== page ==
Our well-established programs continue to attract talent, and it was wonderful to be with them again for in-person orientations and welcome. To remind you, we have multiple targeted graduate programs that continue to attract and serve high aspiration students: MS BAPM (Business Analytics and Project Management), MSA (Accounting), MS HRM (Human Resource Management) and MS FRM (Financial Risk Management).

On another morning I had the privilege of welcoming 10 new Ph.D. students. Each of our five academic departments added two students this year. And they take your breath away! They are intelligent, accomplished, and focused future faculty members. I told them they are ‘junior partners in the firm.’ And they are. They will open new avenues of thought. They will partner with our faculty to help advance ongoing learning and growth. We are very fortunate to have the ability to attract young people with their energy, enthusiasm, and promise.

There is a narrative out there about the irrelevance of education; a claim that nothing is changing and investment in one’s human capital is misspent. I find it confusing. When I look at what we are teaching and researching today, and compare it to 20 years ago: Wow!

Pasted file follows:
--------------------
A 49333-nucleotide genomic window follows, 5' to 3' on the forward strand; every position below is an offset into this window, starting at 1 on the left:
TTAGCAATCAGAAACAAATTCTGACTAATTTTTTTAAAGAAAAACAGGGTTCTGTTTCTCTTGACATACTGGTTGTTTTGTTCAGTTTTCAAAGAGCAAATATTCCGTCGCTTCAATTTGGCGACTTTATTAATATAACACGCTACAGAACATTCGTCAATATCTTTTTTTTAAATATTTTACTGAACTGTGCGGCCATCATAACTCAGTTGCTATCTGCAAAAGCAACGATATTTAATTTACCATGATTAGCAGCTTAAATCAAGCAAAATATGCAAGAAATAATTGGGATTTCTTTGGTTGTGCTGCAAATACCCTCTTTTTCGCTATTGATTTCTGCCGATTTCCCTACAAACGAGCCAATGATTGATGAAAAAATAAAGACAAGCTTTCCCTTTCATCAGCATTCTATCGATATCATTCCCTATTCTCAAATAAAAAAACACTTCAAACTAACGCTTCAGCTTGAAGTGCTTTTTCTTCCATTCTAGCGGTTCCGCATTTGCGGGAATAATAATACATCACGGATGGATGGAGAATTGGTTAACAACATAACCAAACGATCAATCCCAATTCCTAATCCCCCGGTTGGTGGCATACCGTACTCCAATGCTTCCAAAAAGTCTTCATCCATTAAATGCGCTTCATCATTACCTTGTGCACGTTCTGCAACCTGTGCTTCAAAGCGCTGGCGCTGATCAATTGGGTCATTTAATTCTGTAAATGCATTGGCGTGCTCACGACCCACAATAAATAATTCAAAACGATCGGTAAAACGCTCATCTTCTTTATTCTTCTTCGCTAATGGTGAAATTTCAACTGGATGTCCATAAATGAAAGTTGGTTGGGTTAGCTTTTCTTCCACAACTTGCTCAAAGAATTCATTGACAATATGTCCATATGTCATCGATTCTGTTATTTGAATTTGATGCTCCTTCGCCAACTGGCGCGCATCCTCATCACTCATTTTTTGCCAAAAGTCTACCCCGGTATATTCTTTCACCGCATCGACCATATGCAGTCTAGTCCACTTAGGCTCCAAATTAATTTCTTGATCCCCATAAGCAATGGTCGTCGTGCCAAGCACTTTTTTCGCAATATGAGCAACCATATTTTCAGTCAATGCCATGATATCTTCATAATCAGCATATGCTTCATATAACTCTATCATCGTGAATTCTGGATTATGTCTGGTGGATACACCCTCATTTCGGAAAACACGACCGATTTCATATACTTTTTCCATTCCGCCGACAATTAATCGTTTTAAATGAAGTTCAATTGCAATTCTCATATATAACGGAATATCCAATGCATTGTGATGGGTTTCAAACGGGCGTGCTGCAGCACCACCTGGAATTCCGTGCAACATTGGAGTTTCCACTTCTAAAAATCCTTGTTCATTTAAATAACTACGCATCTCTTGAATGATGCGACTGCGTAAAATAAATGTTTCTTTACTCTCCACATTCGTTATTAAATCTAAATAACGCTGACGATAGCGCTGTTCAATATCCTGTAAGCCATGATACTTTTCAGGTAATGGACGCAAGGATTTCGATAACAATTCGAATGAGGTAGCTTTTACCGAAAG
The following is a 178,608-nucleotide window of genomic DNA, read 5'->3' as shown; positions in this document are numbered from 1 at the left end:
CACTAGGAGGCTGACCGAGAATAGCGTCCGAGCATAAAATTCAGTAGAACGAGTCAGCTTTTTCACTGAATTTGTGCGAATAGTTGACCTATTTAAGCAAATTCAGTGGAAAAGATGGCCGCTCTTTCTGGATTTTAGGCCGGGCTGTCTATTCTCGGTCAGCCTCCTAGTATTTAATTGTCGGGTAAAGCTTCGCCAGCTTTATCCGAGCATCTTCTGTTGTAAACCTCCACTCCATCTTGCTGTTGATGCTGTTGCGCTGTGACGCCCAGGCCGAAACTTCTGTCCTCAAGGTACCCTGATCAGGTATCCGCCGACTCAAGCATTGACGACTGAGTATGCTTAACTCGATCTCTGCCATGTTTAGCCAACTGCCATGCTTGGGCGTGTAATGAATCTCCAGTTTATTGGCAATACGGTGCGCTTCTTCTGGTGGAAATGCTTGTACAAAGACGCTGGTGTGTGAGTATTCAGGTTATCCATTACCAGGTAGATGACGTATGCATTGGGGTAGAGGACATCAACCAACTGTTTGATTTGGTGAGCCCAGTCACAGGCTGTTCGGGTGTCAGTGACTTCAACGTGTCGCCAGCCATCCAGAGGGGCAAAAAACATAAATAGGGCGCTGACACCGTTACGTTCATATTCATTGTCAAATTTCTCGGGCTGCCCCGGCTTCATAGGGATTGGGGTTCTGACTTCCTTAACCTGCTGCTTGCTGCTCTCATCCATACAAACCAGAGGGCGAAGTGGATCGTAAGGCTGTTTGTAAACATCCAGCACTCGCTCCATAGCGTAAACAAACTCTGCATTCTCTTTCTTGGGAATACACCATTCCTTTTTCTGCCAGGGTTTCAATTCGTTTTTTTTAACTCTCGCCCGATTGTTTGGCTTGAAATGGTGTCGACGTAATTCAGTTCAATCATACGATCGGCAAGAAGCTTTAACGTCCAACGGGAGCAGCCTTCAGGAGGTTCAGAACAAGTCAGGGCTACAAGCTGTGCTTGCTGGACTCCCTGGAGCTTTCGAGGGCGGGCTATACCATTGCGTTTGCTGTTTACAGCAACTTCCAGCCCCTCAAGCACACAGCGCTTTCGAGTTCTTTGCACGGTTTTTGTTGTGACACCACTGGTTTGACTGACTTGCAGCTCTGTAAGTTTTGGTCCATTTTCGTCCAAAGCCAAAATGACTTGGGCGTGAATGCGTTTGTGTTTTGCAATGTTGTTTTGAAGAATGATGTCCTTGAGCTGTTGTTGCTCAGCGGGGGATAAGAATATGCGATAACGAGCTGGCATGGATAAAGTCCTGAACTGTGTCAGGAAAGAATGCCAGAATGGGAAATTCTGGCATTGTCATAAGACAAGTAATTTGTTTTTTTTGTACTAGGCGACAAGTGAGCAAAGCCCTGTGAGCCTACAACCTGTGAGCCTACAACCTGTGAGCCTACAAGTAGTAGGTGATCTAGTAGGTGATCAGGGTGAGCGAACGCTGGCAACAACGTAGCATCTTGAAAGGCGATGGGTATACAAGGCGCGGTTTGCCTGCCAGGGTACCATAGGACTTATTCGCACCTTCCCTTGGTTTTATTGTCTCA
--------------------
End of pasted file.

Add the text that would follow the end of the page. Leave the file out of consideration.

Just look at the names of some of the degrees we offer today: Business Analytics, Financial Technology. My colleagues in the Marketing and Information Systems department are busy scraping websites to glean important insights into human behavior. The technology and the understanding of human behavior for this work did not exist 20 years ago, and today our students are expanding and defining it every day.

Some of the young people are talking about prior events as being at the end of the last century, and they are right. Twenty-some years into the new century, the future is rich and exciting, and UConn is contributing to our understanding of this world and preparing our students to thrive in it.

 

Back to the Dean’s Corner

Surprise Outcomes When Little Consumer Secrets Kept From Loved Ones

August 30, 2022

UConn Today – Do you keep secrets from your loved ones, family, or friends? It turns out that many people do. Whether ordering something online and hiding the package when it arrives, hiring a cleaning service and not telling your roommate, or eating a pizza instead of dieting, we often have secret purchases that we just prefer not to divulge.